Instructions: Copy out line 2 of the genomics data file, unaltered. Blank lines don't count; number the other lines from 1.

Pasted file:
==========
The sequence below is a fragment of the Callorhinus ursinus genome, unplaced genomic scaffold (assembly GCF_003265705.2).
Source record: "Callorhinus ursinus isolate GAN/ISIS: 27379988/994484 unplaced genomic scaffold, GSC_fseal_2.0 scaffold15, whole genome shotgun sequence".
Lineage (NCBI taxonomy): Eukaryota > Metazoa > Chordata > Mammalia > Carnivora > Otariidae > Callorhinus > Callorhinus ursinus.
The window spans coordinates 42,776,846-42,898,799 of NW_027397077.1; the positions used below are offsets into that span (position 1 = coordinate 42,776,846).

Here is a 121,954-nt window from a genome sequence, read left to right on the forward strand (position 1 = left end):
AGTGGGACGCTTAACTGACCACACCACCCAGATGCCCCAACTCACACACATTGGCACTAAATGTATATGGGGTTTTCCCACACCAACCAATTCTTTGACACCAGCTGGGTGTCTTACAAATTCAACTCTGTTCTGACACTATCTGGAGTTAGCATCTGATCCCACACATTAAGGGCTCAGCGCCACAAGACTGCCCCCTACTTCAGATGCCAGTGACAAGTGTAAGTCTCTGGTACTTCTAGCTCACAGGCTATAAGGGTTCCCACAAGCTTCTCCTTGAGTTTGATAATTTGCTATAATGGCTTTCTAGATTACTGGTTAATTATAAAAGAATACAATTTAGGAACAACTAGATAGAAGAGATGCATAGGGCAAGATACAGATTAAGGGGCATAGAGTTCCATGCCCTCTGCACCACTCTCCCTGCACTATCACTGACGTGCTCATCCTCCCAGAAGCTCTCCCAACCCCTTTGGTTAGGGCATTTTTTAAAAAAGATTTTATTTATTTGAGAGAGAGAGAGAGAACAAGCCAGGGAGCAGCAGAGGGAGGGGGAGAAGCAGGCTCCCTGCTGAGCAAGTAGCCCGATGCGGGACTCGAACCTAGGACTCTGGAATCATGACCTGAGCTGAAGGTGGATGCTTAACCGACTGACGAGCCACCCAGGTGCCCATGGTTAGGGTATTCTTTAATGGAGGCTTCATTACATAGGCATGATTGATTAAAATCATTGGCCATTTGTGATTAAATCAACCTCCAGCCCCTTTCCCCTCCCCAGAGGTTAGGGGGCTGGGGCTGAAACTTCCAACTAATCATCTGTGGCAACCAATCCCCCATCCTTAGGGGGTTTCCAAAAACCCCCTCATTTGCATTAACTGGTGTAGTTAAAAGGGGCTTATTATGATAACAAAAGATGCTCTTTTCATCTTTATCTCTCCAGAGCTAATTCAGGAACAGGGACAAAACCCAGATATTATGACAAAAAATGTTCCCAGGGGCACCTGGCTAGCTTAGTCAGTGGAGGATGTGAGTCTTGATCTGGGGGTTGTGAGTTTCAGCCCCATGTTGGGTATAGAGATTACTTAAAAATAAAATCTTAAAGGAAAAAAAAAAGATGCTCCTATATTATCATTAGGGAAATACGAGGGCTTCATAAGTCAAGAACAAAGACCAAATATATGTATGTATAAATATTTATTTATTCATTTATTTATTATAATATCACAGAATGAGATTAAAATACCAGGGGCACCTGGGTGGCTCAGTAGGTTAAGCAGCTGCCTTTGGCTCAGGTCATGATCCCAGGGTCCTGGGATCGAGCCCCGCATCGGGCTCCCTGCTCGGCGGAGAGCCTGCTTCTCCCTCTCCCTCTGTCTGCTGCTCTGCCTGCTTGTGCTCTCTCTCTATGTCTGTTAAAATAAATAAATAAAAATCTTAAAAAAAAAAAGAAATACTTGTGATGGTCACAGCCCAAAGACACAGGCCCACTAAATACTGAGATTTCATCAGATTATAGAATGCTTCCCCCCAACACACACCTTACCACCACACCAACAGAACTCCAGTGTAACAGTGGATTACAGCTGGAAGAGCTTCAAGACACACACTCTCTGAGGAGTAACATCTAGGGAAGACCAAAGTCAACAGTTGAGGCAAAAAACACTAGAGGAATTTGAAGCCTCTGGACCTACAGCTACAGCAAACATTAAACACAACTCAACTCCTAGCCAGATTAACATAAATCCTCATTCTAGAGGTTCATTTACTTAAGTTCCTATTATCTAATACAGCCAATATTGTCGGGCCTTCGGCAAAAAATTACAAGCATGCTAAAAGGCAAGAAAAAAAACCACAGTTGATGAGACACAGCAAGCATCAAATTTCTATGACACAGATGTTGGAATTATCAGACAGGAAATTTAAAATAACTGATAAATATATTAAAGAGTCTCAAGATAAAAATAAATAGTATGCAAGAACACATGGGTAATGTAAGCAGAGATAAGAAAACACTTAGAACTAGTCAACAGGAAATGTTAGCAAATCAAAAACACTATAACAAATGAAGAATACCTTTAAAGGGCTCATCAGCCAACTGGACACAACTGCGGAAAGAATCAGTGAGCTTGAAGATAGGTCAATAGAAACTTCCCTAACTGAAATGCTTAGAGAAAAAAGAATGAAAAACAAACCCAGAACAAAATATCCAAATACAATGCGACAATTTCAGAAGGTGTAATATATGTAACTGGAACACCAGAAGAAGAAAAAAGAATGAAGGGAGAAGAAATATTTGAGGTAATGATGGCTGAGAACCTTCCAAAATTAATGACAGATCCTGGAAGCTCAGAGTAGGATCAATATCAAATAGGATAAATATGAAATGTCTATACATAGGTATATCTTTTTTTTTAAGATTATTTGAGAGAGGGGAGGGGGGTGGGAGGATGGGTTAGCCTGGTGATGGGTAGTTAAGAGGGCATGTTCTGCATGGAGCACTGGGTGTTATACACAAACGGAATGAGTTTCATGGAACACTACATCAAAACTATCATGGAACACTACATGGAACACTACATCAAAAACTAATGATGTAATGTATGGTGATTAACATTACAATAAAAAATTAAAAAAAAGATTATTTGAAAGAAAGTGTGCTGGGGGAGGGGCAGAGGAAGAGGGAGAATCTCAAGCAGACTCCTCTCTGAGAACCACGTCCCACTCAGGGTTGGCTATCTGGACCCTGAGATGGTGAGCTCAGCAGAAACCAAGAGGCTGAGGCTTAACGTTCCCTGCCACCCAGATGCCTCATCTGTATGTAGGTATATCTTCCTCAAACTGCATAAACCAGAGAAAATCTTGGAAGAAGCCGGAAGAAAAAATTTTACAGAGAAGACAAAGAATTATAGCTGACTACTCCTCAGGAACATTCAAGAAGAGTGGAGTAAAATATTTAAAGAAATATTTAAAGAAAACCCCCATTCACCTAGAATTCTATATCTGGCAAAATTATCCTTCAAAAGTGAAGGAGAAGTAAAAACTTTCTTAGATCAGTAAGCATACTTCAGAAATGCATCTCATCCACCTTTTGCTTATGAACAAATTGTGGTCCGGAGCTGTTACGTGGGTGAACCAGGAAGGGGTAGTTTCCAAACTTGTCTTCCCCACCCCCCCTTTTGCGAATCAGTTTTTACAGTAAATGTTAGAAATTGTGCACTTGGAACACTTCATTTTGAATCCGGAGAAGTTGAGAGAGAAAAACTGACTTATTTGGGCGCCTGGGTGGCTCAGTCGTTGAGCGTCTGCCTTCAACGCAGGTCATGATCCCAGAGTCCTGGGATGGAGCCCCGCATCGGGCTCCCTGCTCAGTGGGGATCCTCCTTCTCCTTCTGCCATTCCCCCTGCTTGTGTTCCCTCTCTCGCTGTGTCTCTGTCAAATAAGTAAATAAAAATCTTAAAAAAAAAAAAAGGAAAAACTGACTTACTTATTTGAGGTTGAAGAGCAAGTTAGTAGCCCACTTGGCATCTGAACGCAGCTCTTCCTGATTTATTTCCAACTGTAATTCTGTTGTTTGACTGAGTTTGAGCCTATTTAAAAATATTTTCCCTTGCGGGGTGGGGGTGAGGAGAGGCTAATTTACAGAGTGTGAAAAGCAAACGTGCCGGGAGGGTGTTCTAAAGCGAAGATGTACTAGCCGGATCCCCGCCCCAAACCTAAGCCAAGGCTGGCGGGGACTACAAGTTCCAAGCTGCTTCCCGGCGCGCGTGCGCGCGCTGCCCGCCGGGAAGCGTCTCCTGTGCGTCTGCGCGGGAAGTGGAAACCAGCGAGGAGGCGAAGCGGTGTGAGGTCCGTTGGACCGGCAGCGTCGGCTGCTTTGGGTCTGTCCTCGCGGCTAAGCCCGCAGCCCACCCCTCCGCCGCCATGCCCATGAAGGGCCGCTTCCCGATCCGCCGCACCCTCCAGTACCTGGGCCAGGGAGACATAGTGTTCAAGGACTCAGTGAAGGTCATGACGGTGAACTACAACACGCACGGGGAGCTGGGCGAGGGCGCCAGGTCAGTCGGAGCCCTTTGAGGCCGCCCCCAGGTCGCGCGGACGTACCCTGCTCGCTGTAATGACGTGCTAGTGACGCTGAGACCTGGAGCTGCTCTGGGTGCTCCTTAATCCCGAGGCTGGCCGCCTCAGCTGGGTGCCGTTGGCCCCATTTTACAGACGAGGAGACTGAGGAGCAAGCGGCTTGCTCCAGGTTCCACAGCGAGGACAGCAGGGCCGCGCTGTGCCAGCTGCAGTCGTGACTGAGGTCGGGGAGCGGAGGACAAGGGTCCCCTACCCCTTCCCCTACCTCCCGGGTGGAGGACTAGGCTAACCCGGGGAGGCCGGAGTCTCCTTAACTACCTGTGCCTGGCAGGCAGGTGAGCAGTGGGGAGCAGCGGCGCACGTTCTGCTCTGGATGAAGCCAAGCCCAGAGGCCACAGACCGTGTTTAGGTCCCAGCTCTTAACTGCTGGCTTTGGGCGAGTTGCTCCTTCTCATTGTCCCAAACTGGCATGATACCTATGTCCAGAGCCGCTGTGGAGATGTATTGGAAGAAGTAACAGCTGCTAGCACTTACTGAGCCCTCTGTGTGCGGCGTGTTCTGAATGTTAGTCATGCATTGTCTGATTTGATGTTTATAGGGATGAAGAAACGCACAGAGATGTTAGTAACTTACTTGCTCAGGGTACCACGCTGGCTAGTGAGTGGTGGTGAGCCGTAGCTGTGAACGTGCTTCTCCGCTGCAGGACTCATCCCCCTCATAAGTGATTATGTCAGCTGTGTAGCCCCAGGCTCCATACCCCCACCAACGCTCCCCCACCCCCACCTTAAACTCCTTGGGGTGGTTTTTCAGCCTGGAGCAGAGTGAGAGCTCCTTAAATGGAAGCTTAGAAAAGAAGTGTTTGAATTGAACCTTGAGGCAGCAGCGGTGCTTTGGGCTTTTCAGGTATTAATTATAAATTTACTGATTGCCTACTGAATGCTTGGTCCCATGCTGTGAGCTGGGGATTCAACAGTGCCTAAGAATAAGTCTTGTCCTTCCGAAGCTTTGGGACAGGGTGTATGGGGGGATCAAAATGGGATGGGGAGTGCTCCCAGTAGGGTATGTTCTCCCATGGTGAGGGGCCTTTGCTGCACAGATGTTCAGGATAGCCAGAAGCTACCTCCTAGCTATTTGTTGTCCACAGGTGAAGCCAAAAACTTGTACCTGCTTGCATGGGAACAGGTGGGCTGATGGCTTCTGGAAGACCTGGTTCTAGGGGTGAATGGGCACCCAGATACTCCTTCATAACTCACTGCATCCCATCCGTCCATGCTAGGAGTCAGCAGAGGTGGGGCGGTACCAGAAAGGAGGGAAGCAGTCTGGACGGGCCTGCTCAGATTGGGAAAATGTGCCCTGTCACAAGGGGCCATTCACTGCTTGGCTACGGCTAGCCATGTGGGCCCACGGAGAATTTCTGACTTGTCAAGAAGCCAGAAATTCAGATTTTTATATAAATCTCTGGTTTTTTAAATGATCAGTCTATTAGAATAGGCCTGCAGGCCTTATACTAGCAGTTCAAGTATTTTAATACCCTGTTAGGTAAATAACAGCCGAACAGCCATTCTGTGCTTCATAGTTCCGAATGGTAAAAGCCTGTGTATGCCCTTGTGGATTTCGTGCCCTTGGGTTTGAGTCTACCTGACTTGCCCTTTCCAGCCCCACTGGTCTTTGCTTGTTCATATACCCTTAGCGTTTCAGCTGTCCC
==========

Source record: "Callorhinus ursinus isolate GAN/ISIS: 27379988/994484 unplaced genomic scaffold, GSC_fseal_2.0 scaffold15, whole genome shotgun sequence".